The various on and off campus services available to all victims of violent acts are designed to assist victims in overcoming the trauma of the attack and proceeding with their goals and responsibilities at the College.
We strongly suggest that you report any instance of sexual assault to a law enforcement agency.
Campus Security Officers have been trained to assist rape victims. Each agency urges rape victims to report the crimes. Many rapists are repeat offenders and will be again unless they are apprehended and convicted.
What Victims of Sexual Assault Can Expect From The Campus Security Department
It is the policy of the Campus Security Department to insure that sexual assault victims are afforded sensitivity and maximum humane consideration.
- Officers will treat a victim with courtesy, sensitivity, dignity and understanding.
- Officers will act thoughtfully without prejudging or blaming a victim.
- A victims request to speak to an officer of the same gender will be accommodated.
- Officers will meet privately with a victim in a location of the victims choice.
- Officers will inform a victim of services and resources available.
- Officers will facilitate contacts with law enforcement officials to initiate an investigation.
What You Can Do If Someone You Know Has Been Sexually Assaulted
If you know someone who has been sexually assaulted, you can be of help. In the aftermath of a sexual assault, the victim may be experiencing fear, insecurity and frustration and be needing care and support from others. You, as a friend (or spouse or family member) can play an important role by providing reassurance and support.
Allow your friend to reflect upon what has happened and the feelings experienced, but do not press for details. Let her/him set the pace. Listening is one of the best things you can do at this time. In short, be a trusted friend.
If your friend has not received medial attention, encourage her/him to do so. For additional help and support contact the local law enforcement agency or campus security. Accompany your friend to the medical facility and expedite medical attention. It is important to know that there is a possibility that the medical facility will notify the police. However, it will be up to the victim to make a final decision as to whether a formal police report will be initiated.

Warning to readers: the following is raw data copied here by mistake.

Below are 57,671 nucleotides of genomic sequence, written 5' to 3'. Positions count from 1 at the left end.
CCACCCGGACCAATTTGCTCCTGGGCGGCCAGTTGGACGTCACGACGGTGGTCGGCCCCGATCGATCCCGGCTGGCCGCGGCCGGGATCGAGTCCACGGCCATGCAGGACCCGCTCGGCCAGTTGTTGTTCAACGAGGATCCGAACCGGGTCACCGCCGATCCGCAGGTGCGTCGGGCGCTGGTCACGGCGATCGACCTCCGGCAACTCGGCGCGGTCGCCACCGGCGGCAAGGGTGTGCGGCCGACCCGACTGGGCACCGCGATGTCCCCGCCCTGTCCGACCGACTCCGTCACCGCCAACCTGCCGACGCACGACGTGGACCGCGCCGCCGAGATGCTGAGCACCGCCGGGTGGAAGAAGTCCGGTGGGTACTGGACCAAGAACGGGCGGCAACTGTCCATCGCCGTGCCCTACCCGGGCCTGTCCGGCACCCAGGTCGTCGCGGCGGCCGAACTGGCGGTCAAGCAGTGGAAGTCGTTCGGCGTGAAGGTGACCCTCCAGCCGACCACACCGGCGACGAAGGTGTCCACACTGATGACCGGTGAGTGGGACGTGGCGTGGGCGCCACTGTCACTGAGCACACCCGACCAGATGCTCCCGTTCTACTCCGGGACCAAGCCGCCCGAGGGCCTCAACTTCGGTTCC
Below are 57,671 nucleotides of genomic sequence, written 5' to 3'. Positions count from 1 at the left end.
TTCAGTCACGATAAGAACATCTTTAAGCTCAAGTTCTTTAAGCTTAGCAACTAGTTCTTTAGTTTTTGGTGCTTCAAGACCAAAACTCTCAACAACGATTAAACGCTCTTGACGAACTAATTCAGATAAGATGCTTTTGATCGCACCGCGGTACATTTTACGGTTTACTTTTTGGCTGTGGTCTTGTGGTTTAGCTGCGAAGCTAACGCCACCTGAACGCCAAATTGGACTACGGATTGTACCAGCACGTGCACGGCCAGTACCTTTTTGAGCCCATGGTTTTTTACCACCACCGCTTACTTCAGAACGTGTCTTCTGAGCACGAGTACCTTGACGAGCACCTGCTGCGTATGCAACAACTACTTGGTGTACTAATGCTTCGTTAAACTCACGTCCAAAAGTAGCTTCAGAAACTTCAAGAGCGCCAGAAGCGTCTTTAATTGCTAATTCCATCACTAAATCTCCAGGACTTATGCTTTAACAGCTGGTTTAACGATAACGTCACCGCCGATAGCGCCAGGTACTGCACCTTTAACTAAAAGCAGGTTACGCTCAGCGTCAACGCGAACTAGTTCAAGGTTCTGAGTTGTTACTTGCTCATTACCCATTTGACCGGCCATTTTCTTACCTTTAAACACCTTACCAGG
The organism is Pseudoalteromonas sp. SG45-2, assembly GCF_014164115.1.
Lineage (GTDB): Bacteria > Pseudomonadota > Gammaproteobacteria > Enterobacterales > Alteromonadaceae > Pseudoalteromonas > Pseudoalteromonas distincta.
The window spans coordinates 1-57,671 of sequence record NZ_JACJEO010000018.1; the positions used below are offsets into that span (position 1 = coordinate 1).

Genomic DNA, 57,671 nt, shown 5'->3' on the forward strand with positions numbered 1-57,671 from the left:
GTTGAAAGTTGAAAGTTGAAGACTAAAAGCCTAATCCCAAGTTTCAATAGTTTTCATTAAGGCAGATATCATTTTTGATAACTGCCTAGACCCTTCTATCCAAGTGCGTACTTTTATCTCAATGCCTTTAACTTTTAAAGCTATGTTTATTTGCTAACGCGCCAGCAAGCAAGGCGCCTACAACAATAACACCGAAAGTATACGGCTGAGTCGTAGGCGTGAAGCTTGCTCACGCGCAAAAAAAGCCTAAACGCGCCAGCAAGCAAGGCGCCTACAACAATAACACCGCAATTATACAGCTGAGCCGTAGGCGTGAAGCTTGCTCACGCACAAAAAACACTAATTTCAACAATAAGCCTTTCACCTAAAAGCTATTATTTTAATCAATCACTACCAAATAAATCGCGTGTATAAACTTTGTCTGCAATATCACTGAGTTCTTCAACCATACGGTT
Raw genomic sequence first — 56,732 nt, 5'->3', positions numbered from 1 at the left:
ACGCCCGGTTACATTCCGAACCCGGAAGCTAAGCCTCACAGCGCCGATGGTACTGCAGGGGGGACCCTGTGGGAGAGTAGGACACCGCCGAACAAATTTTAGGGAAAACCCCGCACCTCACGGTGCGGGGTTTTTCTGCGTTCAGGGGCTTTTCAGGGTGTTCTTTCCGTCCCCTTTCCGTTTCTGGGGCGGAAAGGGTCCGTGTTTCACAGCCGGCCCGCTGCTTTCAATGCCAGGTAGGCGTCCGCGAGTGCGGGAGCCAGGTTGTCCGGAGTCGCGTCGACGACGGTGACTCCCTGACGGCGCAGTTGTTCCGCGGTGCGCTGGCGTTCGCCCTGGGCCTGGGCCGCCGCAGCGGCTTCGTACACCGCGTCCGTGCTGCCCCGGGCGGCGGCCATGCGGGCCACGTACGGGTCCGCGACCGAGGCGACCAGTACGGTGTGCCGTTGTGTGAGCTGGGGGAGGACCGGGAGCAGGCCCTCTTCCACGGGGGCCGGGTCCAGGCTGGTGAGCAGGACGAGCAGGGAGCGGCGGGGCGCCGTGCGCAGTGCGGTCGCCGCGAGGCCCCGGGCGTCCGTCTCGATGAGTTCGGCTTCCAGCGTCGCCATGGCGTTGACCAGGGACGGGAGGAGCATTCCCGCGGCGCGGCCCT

You can be a valuable resource to your friend by seeking out and providing information that will assist in understanding available options. For example, you can let your friend know that reporting the rape and collecting evidence does not automatically lock her/him into pursing prosecution of the offender. What it does do is assist the police in identifying the method and possible identity of the assailant. Since rapists tend to rape more than once, any information that can provided may prevent the sexual assault of someone else.
Making the decision to report a sexual assault to the police, and undergo the subsequent processes of evidence collection and possible judicial proceedings, will be very difficult for your friend. And although it is only natural that you want to give advice, you must avoid trying to control the situation. A sexual assault victim needs to regain control and must be allowed to make her/his own decisions.
Whatever decisions are made, your friend needs to know that she/he will not be judged, disapproved of or rejected by you. The sexual assault victim suffers a significant degree of physical and emotional trauma both during and immediately following the rape, and can continue to remain for a long time. By being patient, supportive and non-judgmental you can provide a safe accepting climate into which your friend can release painful feelings.
Sometimes friends or family members take the sexual assault of a loved one very personally; almost as if the assault had happened to them; losing perspective and sight of the real victim. They feel resentment or anger and unleash this anger on the victim and everyone in general. And sometimes their sense of frustration and helplessness is pitted against a powerful urge for revenge.
Do not make the mistake of discounting or ignoring your emotional responses. It is very important to realize that you too are responding to an unwanted crisis. You are trying to understand what has happened and adjust to unfamiliar realities. Therefore, do not hesitate to take advantage of support services in your community which offer counseling for sexual assault victims and their significant others.
You may be asked to testify in judicial proceedings regarding your friend's remarks, actions and state of mind, especially if you were one of the first people she/he approached. Jotting down a few notes may prove to be of benefit later.
Valencia College offers prevention education programs through the Peer Advisor program. Sexual Assault Awareness Week will be held in September each year. For information contact the Peer Advisor's Office.